Mr Modi’s ostensible logic that this idea would save costs and pave the way for uninterrupted governance remains just that, ostensible. The fact that the Prime Minister was following an idea first mooted by Lal Krishna Advani added to the intrigue, because that old warhorse is not exactly Mr Modi’s go- to person on any issue.



    Then the penny dropped. One must ask the classic Latin question, cui bono ( who benefits)? Notwithstanding the handed down wisdom that the great Indian electorate votes differently in state and national polls, the ground reality is that whenever the general election coincides with that for some state Assemblies, the trends converge. In 2014, the Biju Janata Dal won Odisha by a landslide and cornered the lion’s share of the Lok Sabha seats from the state. The Telugu Desam Party in Andhra Pradesh and the Telangana Rashtra Samithi in Telangana enjoyed the same good fortune. The big loser in the three states was the poor old Indian National Congress, which also lost miserably across the nation. Similar patterns can be discerned in earlier elections as well. The dissolution of state Assemblies following the thumping victories of the Janata Party in 1977 and the Congress in 1980 resulted in spectacular wins for them in the states as well. The Bharatiya Janata Party ( BJP) won Haryana, Maharashtra and Jharkhand following the 2014 general election. All this further validates the convergence hypothesis.

    Had all state Assemblies gone to polls in 2014, surely the BJP would have won handsomely in the states where it prevailed in the national elections. It would have avoided the ignominy of Delhi and Bihar in 2015.

    It would have also had in its kitty Karnataka, Uttarakhand and Himachal Pradesh, and the biggest bonanza of all, Uttar Pradesh. The Congress cup of woes would have run over with a rump presence solely in the Northeast. The poll- savvy BJP top leadership – read Mr Modi and Amit Shah – could have hardly failed to realise this.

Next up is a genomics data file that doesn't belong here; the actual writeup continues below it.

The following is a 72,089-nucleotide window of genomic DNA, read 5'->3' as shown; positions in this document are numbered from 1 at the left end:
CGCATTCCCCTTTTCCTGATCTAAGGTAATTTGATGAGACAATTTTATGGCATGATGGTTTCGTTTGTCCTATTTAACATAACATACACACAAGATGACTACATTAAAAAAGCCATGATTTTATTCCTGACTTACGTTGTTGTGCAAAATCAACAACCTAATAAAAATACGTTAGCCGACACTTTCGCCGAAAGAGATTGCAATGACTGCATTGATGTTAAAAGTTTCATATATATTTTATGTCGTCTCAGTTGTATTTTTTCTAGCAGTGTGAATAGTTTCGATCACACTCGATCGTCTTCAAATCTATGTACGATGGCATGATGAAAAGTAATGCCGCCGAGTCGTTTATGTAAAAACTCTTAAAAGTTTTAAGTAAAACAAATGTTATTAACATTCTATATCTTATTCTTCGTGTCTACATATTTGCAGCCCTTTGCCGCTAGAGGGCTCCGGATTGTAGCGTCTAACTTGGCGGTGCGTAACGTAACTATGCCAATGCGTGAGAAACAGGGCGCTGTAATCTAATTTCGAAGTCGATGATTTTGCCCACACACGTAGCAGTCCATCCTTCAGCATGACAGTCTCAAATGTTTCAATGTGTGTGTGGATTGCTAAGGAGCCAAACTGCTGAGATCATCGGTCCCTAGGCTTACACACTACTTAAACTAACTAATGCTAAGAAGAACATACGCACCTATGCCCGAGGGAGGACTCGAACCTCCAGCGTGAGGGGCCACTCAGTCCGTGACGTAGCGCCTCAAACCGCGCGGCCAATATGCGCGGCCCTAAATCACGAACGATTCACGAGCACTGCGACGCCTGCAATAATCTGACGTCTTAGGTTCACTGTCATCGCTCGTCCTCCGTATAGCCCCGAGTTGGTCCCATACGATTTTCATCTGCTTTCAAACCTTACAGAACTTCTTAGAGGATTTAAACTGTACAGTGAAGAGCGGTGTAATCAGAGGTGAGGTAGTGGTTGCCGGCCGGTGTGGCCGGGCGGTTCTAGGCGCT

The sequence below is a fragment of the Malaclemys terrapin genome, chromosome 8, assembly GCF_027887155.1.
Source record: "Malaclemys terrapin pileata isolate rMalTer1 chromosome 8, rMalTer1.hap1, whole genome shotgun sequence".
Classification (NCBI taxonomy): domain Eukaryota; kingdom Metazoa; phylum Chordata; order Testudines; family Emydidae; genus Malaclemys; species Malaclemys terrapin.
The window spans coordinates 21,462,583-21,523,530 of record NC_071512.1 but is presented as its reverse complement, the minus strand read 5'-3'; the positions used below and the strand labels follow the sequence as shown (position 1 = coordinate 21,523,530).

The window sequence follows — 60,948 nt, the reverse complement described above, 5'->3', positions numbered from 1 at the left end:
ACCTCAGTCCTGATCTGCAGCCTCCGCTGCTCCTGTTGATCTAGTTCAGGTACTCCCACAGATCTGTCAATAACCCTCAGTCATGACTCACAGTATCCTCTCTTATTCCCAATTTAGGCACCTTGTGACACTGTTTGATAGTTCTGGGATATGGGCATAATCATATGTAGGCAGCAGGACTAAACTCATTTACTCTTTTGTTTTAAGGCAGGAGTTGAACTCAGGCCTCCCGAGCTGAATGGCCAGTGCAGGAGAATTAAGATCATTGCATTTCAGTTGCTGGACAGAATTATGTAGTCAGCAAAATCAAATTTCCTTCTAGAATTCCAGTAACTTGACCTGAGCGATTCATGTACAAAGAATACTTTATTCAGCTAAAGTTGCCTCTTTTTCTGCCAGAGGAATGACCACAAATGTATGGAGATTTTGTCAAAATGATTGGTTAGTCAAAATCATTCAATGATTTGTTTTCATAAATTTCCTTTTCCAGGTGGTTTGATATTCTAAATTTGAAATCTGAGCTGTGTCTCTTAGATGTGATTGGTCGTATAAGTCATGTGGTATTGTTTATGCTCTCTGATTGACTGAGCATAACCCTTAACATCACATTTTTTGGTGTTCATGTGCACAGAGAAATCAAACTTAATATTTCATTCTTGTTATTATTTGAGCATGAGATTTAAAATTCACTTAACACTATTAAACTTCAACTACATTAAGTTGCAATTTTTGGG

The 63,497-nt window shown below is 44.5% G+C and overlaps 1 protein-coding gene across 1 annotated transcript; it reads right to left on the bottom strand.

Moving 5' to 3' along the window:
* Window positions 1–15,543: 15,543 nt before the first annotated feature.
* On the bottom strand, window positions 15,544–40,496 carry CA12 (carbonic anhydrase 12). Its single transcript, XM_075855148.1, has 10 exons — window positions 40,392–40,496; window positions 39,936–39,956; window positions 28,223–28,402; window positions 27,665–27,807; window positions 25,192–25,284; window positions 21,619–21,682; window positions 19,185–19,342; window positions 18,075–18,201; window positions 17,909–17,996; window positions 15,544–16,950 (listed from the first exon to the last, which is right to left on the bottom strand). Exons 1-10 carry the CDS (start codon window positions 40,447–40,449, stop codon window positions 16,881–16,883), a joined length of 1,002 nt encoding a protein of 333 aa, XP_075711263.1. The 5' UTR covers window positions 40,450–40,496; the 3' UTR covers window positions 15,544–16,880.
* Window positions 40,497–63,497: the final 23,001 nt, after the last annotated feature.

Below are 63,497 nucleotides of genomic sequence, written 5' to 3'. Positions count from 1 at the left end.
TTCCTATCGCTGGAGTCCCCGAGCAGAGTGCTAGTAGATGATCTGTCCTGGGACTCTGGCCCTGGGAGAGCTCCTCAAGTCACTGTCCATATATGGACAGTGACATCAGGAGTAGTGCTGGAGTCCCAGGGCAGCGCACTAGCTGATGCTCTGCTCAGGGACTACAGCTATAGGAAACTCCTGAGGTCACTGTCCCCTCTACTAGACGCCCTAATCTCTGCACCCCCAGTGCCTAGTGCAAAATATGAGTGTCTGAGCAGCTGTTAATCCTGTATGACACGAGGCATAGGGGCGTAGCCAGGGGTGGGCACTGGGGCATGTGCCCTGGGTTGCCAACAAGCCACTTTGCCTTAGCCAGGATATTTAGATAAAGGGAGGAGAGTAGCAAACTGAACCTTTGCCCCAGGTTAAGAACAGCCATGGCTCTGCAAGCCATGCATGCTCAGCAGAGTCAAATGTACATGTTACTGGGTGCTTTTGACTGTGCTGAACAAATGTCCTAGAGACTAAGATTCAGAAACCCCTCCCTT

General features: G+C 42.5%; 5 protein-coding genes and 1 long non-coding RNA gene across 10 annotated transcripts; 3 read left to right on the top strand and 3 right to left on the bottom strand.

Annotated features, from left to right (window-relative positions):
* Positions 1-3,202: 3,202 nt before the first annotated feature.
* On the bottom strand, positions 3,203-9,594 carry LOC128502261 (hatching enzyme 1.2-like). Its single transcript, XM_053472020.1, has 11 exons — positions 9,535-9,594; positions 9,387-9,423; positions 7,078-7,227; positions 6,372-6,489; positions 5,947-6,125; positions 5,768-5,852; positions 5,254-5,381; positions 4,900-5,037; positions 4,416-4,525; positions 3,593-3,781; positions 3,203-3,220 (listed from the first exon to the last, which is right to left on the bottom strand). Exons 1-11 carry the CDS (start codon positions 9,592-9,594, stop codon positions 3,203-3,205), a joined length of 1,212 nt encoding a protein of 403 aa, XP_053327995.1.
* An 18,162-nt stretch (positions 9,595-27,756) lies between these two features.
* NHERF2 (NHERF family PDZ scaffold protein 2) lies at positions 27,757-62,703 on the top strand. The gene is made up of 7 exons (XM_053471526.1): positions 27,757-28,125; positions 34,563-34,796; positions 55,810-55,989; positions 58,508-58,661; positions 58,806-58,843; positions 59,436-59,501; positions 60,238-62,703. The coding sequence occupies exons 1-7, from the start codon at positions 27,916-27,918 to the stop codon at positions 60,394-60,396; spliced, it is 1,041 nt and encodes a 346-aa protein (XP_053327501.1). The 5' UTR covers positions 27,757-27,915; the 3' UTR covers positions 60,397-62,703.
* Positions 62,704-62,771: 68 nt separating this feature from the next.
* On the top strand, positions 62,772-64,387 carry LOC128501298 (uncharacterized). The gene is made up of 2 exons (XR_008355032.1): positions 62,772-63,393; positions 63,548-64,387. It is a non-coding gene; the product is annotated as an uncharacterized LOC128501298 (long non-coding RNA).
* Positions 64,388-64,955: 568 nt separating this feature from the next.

If such electoral behaviour holds in future elections, and there is no reason to believe it will not, only one party will benefit, no prizes for guessing which. With the Congress in decline, possibly terminal, the opposition space is scattered among regional satrapies and the Left, which is now confined to at most three states. Only the BJP has claims to power in most ( but not all) of the country. Any national wave, or even a ripple, could only be in its favour and it stands to gain states if it wins the Lok Sabha. Simultaneous elections would leave the BJP in a heads- I- win- tailsyoulose situation.

    But the idea would entail major legislative headaches for the government before it could ever become a reality. The Representation of People Act (1951) would have to be amended to stipulate simultaneous and fixed terms for the national and state legislatures.

    Situations of hung houses and loss of confidence would need to be resolved. The remedies could be relatively simple. If no party or coalition is able to cobble together a majority to be proven by a vote of confidence within say, a month of the constitution of the house, the body could be directed to elect a leader who enjoys majority support in another month’s time. No absences or abstentions would be allowed in this vote. If no candidate gets a majority, a recourse to either a run- off between the top two candidates, or use of second preferences, as is done in case of legislative council or Rajya Sabha elections would be possible.

    A vote of no confidence to be effective must be accompanied simultaneously by